Material characterization

XRD measurements were performed on Rigaku MiniFlex instrument using the copper Kα radiation (λ = 1.54 Å). TGA was performed on a TA Instrument SDT Q600 employing a heating rate of 5 °C min–1 from 40 to 700 °C under airflow. SEM and TEM studies were conducted on a ZEISS Supra 40VP and Titan S/TEM, respectively. For XPS studies, the samples were sealed in a transporter in the Argon-filled glove box before being quickly transferred to the high-vacuum chamber of XPS (AXIS Ultra DLD) for analysis. All the spectra were fitted to Gaussian–Lorentzian functions and a Shirley-type background using CasaXPS software. The binding energy values were all calibrated using C 1s peak at 284.5 eV.

DFT calculations

The periodic structures including MnO2, Li0.5MnO2, Nb2O5, LiNb2O5, and Li2S2 are calculated with VASP54,55,56,57,58. The SCAN functional59 is used for describing the exchange–correlation interactions for solid systems. It has been shown that SCAN functional is very accurate for the electronic structure of MnO2, alkali intercalated MnO2, and a wide range of materials60,61,62. The energy cutoff for plane waves is 400 eV. The density of k-mesh is large enough to make sure that the energy difference is smaller than 0.01 eV/unit cell. HOMO/LUMO positions of isolated molecules including S8, LiS4, and LiS3 radicals are calculated with the Gaussian09 package63 at the level of B3LYP functional level with 6–311 + +(d, p) basis sets.

Alignment of absolute band positions

We used the following scheme to align the band edge positions (including VBM and CBM) of different materials with the vacuum energy:

$$E_{\mathrm{i}}\,=\,\left[ {E_{\mathrm{i}}^{{\mathrm{bulk}}}\,-\,E_{{\mathrm{ref}}}^{{\mathrm{bulk}}}} \right]\,+\,\left[ {E_{{\mathrm{ref}}}^{{\mathrm{slab}}}\,-\,E_{{\mathrm{vac}}}^{{\mathrm{slab}}}} \right].$$

The first term calculates the difference between band edge energy Ei (which is either VBM or CBM) and a reference state Eref. Here we use the energy of a semicore orbital as the reference state. The second term calculates the difference between the reference state and vacuum energy in the slab model. The reference state is chosen as the semicore orbitals because they are rarely influenced by their chemical environment. In this work, we choose the 4s orbital of niobium atom, 3s orbital of manganese atom, 1s of lithium atom (for Li2S2 only) as the reference state, respectively. It should be notated that the energy of semicore orbitals can be also influenced by the Madelung potential. If the adopting slab model is too thin, the Madelung potential will be different between bulk and thin slab. Therefore, we ensured the slab model has a sufficient large thickness (larger than 35 Å) in all the calculations to minimize the difference of the Madelung potential at the center of the slab.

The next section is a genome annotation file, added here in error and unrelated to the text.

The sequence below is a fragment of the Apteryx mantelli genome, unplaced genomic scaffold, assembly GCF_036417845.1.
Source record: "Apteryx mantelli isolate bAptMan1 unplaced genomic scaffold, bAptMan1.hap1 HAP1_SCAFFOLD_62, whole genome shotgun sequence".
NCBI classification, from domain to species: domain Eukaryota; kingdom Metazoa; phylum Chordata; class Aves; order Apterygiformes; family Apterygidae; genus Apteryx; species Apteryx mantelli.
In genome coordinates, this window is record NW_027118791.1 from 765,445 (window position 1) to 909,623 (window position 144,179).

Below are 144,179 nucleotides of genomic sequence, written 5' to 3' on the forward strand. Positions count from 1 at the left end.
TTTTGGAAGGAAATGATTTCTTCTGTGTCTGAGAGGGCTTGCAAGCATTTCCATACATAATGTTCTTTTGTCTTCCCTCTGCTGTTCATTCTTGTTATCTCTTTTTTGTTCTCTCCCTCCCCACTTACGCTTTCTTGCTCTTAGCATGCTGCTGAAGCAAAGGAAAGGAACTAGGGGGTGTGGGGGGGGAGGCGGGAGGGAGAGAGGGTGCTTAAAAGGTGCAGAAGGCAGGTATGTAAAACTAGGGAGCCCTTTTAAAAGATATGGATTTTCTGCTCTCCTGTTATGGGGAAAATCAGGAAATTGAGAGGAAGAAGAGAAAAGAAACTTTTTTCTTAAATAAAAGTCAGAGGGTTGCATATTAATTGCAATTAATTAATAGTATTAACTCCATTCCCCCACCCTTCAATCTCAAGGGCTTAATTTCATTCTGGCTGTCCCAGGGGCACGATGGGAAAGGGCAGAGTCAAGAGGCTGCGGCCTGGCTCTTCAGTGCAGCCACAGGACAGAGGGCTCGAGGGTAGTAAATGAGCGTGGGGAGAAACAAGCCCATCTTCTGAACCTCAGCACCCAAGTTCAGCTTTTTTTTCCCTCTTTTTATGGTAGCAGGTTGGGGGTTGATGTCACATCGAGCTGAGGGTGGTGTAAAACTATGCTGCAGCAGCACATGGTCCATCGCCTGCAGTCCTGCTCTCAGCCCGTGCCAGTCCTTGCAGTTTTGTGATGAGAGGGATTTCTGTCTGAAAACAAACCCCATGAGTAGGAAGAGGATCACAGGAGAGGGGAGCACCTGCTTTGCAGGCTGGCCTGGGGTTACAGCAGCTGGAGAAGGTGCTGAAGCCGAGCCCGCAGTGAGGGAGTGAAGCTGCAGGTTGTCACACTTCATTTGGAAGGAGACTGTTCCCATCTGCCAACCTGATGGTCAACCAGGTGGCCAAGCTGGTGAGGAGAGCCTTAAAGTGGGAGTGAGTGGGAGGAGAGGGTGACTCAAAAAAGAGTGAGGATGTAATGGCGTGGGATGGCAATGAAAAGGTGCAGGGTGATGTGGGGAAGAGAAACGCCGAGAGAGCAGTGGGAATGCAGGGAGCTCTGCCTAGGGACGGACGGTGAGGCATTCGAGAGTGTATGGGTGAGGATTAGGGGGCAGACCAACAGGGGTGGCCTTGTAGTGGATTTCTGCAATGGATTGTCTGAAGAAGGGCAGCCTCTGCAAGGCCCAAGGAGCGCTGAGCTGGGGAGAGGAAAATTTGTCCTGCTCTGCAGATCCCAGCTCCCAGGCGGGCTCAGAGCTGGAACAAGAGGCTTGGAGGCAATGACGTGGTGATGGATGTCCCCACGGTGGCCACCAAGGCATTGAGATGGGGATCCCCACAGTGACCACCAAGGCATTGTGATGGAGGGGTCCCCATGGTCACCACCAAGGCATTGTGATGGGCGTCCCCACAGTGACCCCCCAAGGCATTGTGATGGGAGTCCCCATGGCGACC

Data availability

The data that support the plots within this article and other findings in this study are available from the corresponding author upon reasonable request.


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The authors acknowledge the use of instruments at the Electron Imaging Center for NanoMachines supported by CNSI at UCLA.

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F.L., G.S., G.W., B.S.D., P.S., and Y.L. conceived the concept. G.S. and P.S. designed the DFT models. F.L. synthesized the materials, conducted the electrochemical tests and analyzed the results. G.S. performed the DFT calculations. H.B.W., G.C., R.M., and L.S. conducted the TEM and SEM analysis. X.L., S.M., R.T., and X.T. performed TGA and XPS analysis. D.X., H.B.W., X.L. and B.X. helped with data analysis. F.L. and G.S. contributed equally to this work. All authors discussed the results and commented on the manuscript.

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Correspondence to Ge Wang, Bruce S. Dunn, Philippe Sautet or Yunfeng Lu.

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Liu, F., Sun, G., Wu, H.B. et al. Dual redox mediators accelerate the electrochemical kinetics of lithium-sulfur batteries. Nat Commun 11, 5215 (2020).